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  1. Robert & Lance Hannon, PhD. (2011). Engaging the U.S. Bishops' Pastoral on Crime and Criminal Justice. Journal of Catholic Social Thought 8 (1):77-91.
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  2. Francis Kofi Abiew (2010). Humanitarian Intervention and the Responsibility to Protect: Redefining a Role for “Kind-Hearted Gunmen”. Criminal Justice Ethics 29 (2):93-109.
  3. David M. Adams (2005). Punishing Hate and Achieving Equality. Criminal Justice Ethics 24 (1):19-30.
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  4. Larry Alexander (2013). Causing the Conditions of One's Defense: A Theoretical Non-Problem. [REVIEW] Criminal Law and Philosophy 7 (3):623-628.
    My contribution to this symposium is short and negative: There are no theoretical problems that attach to one’s causing the conditions that permit him to claim a defense to some otherwise criminal act. If one assesses the culpability of an actor at each of the various times he acts in a course of conduct, then it is obvious that he can be nonculpable at T2 but culpable at T1, and that a nonculpable act at T2 has no bearing on whether (...)
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  5. Larry Alexander (2013). You Got What You Deserved. Criminal Law and Philosophy 7 (2):309-319.
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  6. Larry Alexander (2009). Facts, Law, Exculpation, and Inculpation: Comments on Simons. Criminal Law and Philosophy 3 (3):241-245.
    Orthodox criminal law doctrine treats mistakes of law and mistakes of fact differently for purposes of both exculpation and inculpation. Kenneth Simons’ paper in general defends this orthodoxy. I have earlier criticized the criminal law’s attempt to distinguish mistakes of law from mistakes of fact, and I continue to maintain, in opposition to Simons, that the distinction is problematic.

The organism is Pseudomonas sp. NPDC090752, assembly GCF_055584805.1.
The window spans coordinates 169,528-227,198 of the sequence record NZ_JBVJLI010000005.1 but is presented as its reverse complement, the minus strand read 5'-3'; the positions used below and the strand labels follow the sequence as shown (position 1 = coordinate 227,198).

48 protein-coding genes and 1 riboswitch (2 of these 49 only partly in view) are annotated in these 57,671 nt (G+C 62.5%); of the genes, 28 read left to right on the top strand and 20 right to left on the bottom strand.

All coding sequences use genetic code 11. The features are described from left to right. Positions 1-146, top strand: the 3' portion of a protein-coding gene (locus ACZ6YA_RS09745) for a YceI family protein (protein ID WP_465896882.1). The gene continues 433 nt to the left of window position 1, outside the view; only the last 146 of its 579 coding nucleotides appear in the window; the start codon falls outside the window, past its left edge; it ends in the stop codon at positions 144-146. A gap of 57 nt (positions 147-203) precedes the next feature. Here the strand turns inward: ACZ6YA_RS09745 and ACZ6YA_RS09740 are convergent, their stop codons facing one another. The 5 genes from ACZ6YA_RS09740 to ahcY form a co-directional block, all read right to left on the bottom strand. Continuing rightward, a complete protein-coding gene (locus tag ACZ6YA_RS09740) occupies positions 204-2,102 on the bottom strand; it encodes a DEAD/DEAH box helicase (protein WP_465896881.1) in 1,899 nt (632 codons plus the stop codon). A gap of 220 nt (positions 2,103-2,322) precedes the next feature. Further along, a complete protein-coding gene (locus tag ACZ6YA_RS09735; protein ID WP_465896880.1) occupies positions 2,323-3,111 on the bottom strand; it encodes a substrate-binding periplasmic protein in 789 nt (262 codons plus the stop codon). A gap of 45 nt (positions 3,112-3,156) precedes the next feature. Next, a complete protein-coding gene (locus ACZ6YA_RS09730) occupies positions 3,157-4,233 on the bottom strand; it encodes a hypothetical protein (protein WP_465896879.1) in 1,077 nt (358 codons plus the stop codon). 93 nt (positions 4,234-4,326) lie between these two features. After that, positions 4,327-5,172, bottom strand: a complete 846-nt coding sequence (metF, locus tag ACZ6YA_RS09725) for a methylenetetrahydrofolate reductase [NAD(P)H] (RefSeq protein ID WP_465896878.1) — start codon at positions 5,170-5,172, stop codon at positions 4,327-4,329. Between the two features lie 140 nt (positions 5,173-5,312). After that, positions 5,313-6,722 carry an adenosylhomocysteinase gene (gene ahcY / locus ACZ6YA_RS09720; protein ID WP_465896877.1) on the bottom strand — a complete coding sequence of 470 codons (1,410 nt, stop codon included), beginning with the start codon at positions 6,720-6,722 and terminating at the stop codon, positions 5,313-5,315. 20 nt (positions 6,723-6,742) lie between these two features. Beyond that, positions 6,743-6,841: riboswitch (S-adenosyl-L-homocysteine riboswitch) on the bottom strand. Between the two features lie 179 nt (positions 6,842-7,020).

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  7. Larry Alexander (1992). The ADL Hate Crime Statute and the First Amendment. Criminal Justice Ethics 11 (2):49-51.
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  8. Larry Alexander (1992). Voluntary Acts: The Child/Davidson Trilemma. Criminal Justice Ethics 11 (2):98-99.
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  9. Larry Alexander (1986). Consent, Punishment, and Proportionality. Philosophy and Public Affairs 15 (2):178-182.
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  10. Larry Alexander & Kimberly Kessler Ferzan (2012). Ferzander's Surrebuttal. Criminal Law and Philosophy 6 (3):463-465.
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  11. Larry Alexander & Kimberly Kessler Ferzan (2012). Iconoclasts? Who, Us? A Reply to Dolinko. Criminal Law and Philosophy 6 (2):281-287.
    Iconoclasts? Who, Us? A Reply to Dolinko Content Type Journal Article Category Original Paper Pages 1-7 DOI 10.1007/s11572-012-9143-3 Authors Larry Alexander, San Diego, CA, USA Kimberly Kessler Ferzan, Camden, NJ, USA Journal Criminal Law and Philosophy Online ISSN 1871-9805 Print ISSN 1871-9791.
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  12. Larry Alexander & Kimberly Kessler Ferzan (2012). “Moore or Less” Causation and Responsibility. Criminal Law and Philosophy 6 (1):81-92.
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  13. Daniele Alge (2013). The Effectiveness of Incentives to Reduce the Risk of Moral Hazard in the Defence Barrister's Role in Plea Bargaining. Legal Ethics 16 (1):162-181.
    Previous research has identified several factors (such as remuneration, workload, negative perceptions of criminal defendants) which may lead to a barrister not acting in the defendant's best interests, when advising on plea or engaging in plea bargaining. This article applies aspects of the principal – agent problem to the relationship between defence barristers and defendants in England and Wales in order to analyse the extent to which incentives can align the interests of the agent (the barrister) with those of the (...)
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  14. Lucy Allais (2012). Restorative Justice, Retributive Justice, and the South African Truth and Reconciliation Commission. Philosophy and Public Affairs 39 (4):331-363.